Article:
Last updated on September 29th, 2015 at 04:00 pm
After you read our primer on WhatsApp, the hugely popular communications app, you may have seen how it would be ideal for the B2B space. And now there is further evidence to that app-lication.
To recap, WhatsApp was bought by Facebook in October 2014 for $19 billion. It’s also widely used in South Asia and South America with a user base 900 million strong. It’s popular in these developing nations because it allows users a cheap and effective way of communicating with each other via text and voice messages. It’s free for the first year, and then you only pay $1 per year after that to stay on board.
Lidiane Leite, the mayor Bom Jardim (a small town in northeast Brazil with just 40,000 people), even performed several of her mayoral duties using the app. She isn’t the only person in Brazil using it for business purposes either. Chocolate maker Lacta created a marketing campaign for its Sonho de Valsa bonbons with the ad agency W3Haus. People were able to request ideas for places to go for Valentine’s Day, or ask for special gifts like photos and wallpapers via WhatsApp.
Also, Proctor and Gamble has used WhatsApp. In 2014, it promoted the Head and Shoulders shampoo lineup through short videos featuring Brazilian soccer coach Joel Santana shared over the messaging app.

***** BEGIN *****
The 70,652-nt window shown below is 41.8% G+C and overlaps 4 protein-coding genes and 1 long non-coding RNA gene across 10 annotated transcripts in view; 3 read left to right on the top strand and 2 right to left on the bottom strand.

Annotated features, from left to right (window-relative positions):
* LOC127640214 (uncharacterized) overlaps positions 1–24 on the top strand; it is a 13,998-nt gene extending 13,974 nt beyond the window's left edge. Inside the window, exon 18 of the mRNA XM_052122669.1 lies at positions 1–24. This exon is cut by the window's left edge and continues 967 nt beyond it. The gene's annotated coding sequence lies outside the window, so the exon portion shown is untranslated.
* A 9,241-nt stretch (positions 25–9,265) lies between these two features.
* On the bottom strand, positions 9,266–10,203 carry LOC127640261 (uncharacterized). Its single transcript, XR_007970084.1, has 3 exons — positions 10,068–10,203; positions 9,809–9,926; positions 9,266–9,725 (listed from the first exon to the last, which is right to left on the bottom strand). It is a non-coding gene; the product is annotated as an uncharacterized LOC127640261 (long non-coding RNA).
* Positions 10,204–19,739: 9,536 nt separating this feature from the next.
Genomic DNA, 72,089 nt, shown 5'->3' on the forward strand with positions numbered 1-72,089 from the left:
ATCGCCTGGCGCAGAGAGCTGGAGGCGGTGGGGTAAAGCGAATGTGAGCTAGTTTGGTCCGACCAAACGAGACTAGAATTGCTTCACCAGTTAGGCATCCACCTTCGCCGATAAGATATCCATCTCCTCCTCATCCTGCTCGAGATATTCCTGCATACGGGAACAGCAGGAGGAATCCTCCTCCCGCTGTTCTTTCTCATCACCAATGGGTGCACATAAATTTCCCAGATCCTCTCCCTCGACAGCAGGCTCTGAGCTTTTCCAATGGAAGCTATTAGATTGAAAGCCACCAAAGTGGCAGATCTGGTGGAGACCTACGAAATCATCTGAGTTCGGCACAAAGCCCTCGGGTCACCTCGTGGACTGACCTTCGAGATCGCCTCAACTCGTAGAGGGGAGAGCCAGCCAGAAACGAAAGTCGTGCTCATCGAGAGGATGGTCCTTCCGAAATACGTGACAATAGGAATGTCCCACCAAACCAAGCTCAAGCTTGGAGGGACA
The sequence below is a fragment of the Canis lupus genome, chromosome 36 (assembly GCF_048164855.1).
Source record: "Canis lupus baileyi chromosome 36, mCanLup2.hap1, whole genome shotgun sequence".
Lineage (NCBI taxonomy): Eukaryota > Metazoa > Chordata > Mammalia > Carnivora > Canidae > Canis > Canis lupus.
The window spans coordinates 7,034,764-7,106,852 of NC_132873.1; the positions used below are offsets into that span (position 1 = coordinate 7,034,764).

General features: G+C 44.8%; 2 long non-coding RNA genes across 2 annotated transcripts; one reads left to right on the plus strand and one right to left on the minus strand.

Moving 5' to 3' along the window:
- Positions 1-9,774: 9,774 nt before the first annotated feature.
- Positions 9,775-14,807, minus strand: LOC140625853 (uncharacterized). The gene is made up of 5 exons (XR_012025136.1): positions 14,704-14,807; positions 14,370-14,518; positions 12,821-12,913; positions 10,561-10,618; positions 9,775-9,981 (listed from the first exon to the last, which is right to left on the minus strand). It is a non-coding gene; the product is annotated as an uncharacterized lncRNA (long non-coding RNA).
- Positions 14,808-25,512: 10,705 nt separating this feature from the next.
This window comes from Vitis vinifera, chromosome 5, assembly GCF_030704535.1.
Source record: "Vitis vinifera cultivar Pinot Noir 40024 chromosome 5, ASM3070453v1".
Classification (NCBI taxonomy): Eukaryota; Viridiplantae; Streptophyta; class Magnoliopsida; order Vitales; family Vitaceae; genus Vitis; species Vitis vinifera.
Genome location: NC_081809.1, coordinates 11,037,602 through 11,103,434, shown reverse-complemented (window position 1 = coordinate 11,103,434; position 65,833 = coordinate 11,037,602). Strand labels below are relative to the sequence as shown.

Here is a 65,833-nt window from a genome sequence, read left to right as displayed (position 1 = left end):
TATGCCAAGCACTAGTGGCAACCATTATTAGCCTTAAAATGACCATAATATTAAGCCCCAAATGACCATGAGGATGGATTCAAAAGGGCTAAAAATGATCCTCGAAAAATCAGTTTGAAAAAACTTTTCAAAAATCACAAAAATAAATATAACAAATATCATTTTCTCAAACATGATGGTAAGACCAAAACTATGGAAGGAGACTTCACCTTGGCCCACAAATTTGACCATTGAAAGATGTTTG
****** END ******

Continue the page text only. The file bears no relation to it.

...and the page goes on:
In India WhatsApp is a hit with businesses as well. Raman, a vegetable retailer, used to take orders on call and deliver as needed. Not anymore though. With WhatsApp it sends photos of current stock its customers via the app’s group feature, and they can then order as they like.
Bewakoof.com, another India-based company, recently launched a series of promotions using the app and now draws in about 15 percent of its total sales with the app.
There are essentially three ways that WhatsApp can be used business:
Internal Communications – Because it’s free and uses very little data, WhatsApp can be a great tool for employees to stay in contact with one another. It’s much cheaper than using a regular phone line, and this is precisely why it’s popular in developing economies. Also, group messaging is easier to manage than a phone’s native text messaging tool.
Customer Service – Many companies in Brazil and India offer their WhatsApp account numbers in advertisements and encourage customers to engage them via the app. Even the Delhi Police used WhatsApp to launch a new helpline. On its first day the helpline received over 23,000 messages. Texting through the app provides a fast, personalized, and easy way to answer customer queries and keep them engaged.
Promotions – WhatsApp is another avenue for digital marketing initiatives to reach existing and potential customers. You can only put a maximum of 50 people in a group, but that can be surpassed using third-party programs.
WhatsApp was not intended to be used for business, but it has swayed itself the B2B space quite easily. In emerging economies like India and Brazil the cost savings that comes with using a free app instead of a phone line which requires a monthly fee is hard to ignore. Perhaps here in North America there are some companies who might be interested in taking advantage of it in the same way.
Photo via WhatsApp